Toxic fumes are directly related to the design of modern aircraft.
Commercial aircraft are pressurized in order for crew and passengers to breathe at altitudes above 8,000 feet. Aircraft engines and auxiliary power units are the source of pressurized air inside the cabin. Air entering the engine is quickly compressed into a smaller chamber, including a small portion known as the “bleed air”. This air bleed is used to pressurize the cabin.
Synthetic lubricants are used to keep moving parts in a jet engine at a cool operating temperature. If there is a malfunction, the lubricating oil or other chemicals such as de-icing fluid can be pulled into the bleed air and fed directly into the aircraft cabin. At high temperatures, the additives in these products can degrade and become aerosolized. There is no filtration equipment currently onboard commercial aircraft designed to remove these superheated and toxic fumes.
The resulting cabin odour is often referred to as a ‘dirty sock’ smell as chemicals are drawn into the bleed air and then deposited into the cabin. However, due to the design of cabin air systems, this odour may only be noticeable in the front and rear. Other indications are smoke in the cabin, and the quick onset of otherwise unexplainable symptoms (see section below). Even the best maintained engines under the strictest of maintenance schedules can malfunction or breakdown. In some cases, the cause may simply be overfilling of oil reservoirs. The only way to totally ensure that flight attendants and passengers are not being exposed to contaminated bleed air is to fit aircraft with filtration systems that eliminate any potential air contamination, or to actually change the way pressurized air is brought into the cabin when aircraft are designed. The Boeing 787, for example, uses electric compressors rather than bleed air to supply air to the cabin. Unfortunately, too few new aircraft are being designed with safer systems, with manufacturers continuing to use the riskier, but less costly, bleed air technology.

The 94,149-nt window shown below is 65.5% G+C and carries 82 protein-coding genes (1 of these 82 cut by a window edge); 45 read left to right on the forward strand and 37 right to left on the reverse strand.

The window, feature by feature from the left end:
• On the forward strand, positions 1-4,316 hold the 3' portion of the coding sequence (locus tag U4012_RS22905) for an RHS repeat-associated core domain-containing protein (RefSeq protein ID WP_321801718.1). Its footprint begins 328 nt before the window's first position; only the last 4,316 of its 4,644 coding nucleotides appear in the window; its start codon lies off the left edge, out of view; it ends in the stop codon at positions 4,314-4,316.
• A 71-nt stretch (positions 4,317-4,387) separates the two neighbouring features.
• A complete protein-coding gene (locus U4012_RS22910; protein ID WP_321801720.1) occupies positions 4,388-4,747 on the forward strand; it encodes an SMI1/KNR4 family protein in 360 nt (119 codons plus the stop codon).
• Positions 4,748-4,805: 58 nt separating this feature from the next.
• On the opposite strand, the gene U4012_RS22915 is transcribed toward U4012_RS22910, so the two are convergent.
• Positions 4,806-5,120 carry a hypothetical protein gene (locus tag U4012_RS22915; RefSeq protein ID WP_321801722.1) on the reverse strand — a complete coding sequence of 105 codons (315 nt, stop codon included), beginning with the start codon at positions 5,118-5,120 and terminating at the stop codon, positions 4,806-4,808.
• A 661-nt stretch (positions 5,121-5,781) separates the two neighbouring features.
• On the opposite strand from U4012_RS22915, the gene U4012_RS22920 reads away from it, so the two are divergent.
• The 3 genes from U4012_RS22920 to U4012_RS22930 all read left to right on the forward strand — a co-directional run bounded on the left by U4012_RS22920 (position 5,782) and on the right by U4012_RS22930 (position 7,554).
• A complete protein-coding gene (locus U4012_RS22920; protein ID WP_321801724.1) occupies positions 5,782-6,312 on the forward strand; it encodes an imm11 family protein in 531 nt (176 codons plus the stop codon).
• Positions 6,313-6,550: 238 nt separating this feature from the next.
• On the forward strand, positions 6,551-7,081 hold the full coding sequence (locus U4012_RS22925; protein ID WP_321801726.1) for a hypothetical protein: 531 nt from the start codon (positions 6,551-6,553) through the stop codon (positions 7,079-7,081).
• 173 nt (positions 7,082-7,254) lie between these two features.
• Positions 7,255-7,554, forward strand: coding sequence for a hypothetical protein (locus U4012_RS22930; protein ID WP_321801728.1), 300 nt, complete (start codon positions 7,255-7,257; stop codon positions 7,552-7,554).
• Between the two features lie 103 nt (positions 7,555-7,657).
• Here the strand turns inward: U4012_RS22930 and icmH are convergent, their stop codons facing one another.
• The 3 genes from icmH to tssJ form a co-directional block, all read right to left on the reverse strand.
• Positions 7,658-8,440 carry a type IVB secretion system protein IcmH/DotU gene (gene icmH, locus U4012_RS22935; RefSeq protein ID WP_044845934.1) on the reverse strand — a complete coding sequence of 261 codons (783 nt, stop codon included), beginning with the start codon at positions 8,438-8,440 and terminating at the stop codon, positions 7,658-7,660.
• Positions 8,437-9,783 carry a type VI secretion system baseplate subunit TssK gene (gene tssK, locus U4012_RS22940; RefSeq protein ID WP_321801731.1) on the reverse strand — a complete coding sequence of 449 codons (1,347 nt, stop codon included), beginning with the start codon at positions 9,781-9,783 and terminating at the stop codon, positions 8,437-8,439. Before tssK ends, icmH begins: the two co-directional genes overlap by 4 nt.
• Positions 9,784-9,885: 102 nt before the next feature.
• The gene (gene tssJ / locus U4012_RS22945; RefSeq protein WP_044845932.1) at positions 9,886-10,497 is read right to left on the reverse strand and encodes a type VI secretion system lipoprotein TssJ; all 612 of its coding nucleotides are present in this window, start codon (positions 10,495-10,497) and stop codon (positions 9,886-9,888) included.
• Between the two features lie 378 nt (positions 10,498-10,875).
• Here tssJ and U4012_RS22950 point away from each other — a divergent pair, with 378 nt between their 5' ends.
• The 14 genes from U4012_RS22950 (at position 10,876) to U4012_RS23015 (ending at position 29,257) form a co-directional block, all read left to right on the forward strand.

Why is this an issue for flight attendants and passengers?
There is significant evidence showing exposure to chemicals through the bleed air is a hazard and can lead to the following symptoms while on board: irritation of eyes, nose and upper airways, cough, breathing difficulties, tightness in chest, blurred or tunnel vision, headache or light headedness, dizziness, difficulty concentrating, nausea, and vomiting. Longer term effects include damage to the respiratory and central nervous system, impaired memory and cognitive function, weakened immunity, cardiovascular disorders and possibly cancers. Though flight attendants and pilots are most affected due to higher levels of exposure, passengers are also at risk. It is estimated that millions of crew and passengers have been exposed since bleed air was first introduced in 1963. Some passengers who are genetically susceptible to toxins may fall ill. Passengers do not have access to emergency oxygen when there are fumes in the cabin. Finally, it has been speculated that cognitive impairment of flight crew due to toxic fumes can be linked to crashes. For these and other reasons, passengers also require protection.